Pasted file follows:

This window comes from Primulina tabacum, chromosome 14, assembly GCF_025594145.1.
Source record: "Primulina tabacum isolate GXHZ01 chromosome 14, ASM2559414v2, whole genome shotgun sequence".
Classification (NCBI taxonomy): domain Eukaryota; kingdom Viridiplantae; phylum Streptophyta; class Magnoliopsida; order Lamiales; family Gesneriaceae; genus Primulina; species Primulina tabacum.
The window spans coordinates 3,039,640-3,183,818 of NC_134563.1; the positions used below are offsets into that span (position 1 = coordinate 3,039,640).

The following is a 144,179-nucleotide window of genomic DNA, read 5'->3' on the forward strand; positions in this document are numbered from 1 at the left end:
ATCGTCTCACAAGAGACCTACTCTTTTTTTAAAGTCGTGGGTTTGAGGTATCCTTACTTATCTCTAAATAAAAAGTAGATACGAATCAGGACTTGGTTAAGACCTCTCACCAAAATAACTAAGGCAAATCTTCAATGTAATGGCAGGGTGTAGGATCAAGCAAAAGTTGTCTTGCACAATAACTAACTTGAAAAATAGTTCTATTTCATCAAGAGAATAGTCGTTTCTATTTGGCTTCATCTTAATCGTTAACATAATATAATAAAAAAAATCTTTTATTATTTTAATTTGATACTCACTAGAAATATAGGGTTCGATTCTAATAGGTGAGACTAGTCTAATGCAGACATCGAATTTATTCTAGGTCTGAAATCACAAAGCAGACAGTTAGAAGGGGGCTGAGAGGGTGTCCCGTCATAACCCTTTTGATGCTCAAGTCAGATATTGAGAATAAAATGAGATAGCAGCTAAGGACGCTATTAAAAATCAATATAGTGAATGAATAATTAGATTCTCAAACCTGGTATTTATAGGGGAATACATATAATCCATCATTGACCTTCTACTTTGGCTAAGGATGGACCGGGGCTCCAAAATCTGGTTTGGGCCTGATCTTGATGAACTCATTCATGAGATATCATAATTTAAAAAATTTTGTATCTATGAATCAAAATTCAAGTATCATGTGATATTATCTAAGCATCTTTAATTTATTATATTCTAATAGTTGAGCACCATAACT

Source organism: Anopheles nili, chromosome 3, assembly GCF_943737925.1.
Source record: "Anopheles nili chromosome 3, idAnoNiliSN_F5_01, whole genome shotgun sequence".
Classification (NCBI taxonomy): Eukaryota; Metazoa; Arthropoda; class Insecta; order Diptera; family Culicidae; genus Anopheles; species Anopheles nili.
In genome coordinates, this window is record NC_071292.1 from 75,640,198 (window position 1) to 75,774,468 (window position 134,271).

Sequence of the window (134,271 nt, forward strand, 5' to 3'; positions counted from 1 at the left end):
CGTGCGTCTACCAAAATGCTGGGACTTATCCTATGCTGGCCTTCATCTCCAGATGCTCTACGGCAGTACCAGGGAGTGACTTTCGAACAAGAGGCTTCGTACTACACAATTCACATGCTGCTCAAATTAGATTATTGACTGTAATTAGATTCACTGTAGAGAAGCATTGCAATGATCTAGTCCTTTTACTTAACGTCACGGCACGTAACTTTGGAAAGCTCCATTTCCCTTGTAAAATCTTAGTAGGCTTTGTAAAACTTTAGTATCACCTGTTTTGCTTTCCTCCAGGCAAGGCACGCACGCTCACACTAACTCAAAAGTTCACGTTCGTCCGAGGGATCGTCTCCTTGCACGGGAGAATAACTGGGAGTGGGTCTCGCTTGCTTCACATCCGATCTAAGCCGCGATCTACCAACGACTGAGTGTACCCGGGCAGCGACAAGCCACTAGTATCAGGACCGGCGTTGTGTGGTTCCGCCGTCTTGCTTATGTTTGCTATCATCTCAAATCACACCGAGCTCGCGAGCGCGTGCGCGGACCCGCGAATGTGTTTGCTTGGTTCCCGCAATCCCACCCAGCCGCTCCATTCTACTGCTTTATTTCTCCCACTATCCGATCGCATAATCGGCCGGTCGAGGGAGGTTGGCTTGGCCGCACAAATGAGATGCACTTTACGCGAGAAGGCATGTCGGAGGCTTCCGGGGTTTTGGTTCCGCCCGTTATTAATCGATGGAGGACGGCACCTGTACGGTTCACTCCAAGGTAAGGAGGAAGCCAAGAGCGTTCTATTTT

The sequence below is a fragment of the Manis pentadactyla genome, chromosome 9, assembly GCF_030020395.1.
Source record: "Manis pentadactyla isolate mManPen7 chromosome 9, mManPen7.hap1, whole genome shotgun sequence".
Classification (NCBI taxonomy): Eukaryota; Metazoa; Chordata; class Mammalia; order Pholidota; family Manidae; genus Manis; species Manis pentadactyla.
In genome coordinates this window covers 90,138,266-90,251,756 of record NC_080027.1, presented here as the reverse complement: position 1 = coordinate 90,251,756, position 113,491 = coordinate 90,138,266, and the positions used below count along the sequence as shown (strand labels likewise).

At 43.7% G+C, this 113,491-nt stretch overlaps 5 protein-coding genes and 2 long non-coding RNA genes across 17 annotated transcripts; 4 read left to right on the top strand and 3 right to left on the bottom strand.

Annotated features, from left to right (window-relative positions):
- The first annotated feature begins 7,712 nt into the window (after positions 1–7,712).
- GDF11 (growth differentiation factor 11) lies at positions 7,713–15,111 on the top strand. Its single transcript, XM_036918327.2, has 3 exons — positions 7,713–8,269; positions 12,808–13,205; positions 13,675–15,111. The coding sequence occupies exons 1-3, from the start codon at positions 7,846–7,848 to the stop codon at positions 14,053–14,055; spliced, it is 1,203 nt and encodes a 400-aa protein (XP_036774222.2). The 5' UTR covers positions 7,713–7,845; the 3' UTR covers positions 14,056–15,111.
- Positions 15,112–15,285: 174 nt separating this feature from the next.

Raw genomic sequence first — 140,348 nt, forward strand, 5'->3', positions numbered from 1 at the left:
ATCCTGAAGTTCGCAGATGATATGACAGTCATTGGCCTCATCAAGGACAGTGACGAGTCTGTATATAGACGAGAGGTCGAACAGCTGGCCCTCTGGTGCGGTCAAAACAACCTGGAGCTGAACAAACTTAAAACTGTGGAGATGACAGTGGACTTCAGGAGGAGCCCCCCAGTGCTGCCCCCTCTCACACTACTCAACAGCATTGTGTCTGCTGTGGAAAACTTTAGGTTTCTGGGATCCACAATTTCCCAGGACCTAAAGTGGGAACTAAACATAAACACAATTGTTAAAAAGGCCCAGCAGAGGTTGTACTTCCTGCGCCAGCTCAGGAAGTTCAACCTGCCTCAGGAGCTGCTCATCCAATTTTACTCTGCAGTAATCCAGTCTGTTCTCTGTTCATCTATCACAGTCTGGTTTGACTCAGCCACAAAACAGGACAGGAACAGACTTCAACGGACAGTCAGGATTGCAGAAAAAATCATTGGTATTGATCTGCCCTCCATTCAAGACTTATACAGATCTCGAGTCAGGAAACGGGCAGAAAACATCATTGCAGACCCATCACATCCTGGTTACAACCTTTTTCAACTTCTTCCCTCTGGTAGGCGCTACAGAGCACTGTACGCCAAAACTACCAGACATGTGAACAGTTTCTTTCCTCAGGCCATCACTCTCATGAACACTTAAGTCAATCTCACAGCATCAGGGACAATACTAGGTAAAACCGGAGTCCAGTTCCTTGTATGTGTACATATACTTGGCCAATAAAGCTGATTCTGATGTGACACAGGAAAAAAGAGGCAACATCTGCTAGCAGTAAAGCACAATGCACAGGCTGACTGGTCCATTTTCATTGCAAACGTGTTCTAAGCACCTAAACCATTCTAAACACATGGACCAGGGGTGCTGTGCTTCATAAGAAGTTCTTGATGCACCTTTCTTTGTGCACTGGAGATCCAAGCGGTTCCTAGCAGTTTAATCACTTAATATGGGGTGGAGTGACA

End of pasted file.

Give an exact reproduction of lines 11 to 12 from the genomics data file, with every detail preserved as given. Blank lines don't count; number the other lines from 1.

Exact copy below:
Sequence of the window (134,271 nt, forward strand, 5' to 3'; positions counted from 1 at the left end):
CGTGCGTCTACCAAAATGCTGGGACTTATCCTATGCTGGCCTTCATCTCCAGATGCTCTACGGCAGTACCAGGGAGTGACTTTCGAACAAGAGGCTTCGTACTACACAATTCACATGCTGCTCAAATTAGATTATTGACTGTAATTAGATTCACTGTAGAGAAGCATTGCAATGATCTAGTCCTTTTACTTAACGTCACGGCACGTAACTTTGGAAAGCTCCATTTCCCTTGTAAAATCTTAGTAGGCTTTGTAAAACTTTAGTATCACCTGTTTTGCTTTCCTCCAGGCAAGGCACGCACGCTCACACTAACTCAAAAGTTCACGTTCGTCCGAGGGATCGTCTCCTTGCACGGGAGAATAACTGGGAGTGGGTCTCGCTTGCTTCACATCCGATCTAAGCCGCGATCTACCAACGACTGAGTGTACCCGGGCAGCGACAAGCCACTAGTATCAGGACCGGCGTTGTGTGGTTCCGCCGTCTTGCTTATGTTTGCTATCATCTCAAATCACACCGAGCTCGCGAGCGCGTGCGCGGACCCGCGAATGTGTTTGCTTGGTTCCCGCAATCCCACCCAGCCGCTCCATTCTACTGCTTTATTTCTCCCACTATCCGATCGCATAATCGGCCGGTCGAGGGAGGTTGGCTTGGCCGCACAAATGAGATGCACTTTACGCGAGAAGGCATGTCGGAGGCTTCCGGGGTTTTGGTTCCGCCCGTTATTAATCGATGGAGGACGGCACCTGTACGGTTCACTCCAAGGTAAGGAGGAAGCCAAGAGCGTTCTATTTT